If you’re like lots of us, you’ve secretly decided that your green thumb is anything but. Seeds seem to rot, sprouts seem to wither, and you’re about ready to give up.
Parents, take heart! This winter garden project is just about bomb-proof, and believe it or not, it might even make a great gift.
What You Need:
- 2-3 paperwhite narcissus bulbs (available at nurseries and some hardware stores)
- clean sand or small decorative pebbles
- ceramic pot or dish: about 6” in diameter, at least 4” deep, with no hole in the bottom
What You Do:
- Start by showing your child the paperwhite narcissus bulbs. Your child will notice that they look pretty plain, sort of like onions. Explain that “bulbs” are like a “super seed” for certain kinds of flowers: inside the plain brown exterior is all the nutrition that these flowers need in order to sprout and flourish.
- Your bulbs will need some help, though, and here’s your job. Start by putting about an inch of sand or pebbles in the bottom of the ceramic pot or dish you’ve chosen. Then place the three bulbs, root side down, on top of the sand or pebbles. (The root side is usually rounded, with small white or brown rootlets; on the sprout side, you can usually see a small green shoot starting). Cover the rest of the bulb with sand or pebbles, leaving the tip of the sprout exposed.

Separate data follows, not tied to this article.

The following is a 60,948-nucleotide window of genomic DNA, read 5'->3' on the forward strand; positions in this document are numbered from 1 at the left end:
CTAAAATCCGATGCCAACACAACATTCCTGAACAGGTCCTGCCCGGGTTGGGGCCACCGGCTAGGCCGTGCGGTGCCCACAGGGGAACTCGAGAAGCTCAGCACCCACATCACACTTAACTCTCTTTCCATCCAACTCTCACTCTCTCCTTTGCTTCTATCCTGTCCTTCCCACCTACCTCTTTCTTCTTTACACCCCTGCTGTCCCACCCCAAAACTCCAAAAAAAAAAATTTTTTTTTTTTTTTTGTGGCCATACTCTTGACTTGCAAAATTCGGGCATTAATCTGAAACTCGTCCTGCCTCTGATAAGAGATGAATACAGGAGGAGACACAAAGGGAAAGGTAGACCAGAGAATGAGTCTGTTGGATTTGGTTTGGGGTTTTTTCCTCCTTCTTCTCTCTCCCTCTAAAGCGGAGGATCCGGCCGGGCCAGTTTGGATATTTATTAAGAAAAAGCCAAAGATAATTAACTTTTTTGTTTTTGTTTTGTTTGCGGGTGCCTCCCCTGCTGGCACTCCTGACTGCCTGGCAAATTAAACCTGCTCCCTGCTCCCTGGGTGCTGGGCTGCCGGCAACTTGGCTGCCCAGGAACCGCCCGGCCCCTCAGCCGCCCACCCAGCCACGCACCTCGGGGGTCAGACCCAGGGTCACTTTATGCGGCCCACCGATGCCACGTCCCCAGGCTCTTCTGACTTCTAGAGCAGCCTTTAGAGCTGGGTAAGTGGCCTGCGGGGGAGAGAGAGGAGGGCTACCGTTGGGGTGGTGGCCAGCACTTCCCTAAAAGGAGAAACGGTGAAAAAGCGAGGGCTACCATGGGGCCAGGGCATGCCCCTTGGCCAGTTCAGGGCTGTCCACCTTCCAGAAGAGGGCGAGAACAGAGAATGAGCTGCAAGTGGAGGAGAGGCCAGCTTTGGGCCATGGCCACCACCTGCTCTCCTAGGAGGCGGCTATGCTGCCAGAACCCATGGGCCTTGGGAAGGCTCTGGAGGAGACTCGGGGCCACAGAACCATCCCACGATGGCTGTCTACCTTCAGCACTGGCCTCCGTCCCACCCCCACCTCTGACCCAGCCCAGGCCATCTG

- Now fill your pot or dish with water, making sure that it covers the sand or pebbles completely. Put it in a sunny window, and check every few days to make sure that there’s still plenty of water.
- Depending on the climate in your area, paperwhites take between 3-4 weeks to bloom. First, they’ll send up sturdy shoots, then leaves; then each flower stalk becomes a small bouquet of fragrant white flowers. They are a holiday gift that’s universally appealing: for Christmas, you can wrap them in green and red tissue; for Hanukkah, they are smashing when wrapped in blue. And Kwanzaa’s red, green, and yellow color wrappings make the flowers especially festive. As an added bonus, this is a “green” gift. The flowers continue to bloom for two weeks or so, and then when they’re spent, you can plant them outside, where the soil will help them replenish their nutrients, and they can bloom each spring for years to come.
Julie Williams has her Master's of Education, and taught middle and high school Social Studies and English for seventeen years. The mother of two young sons, she has also served as a PTA president and elementary classroom volunteer in Palo Alto, California. She is currently earning a Master's degree in School Administration.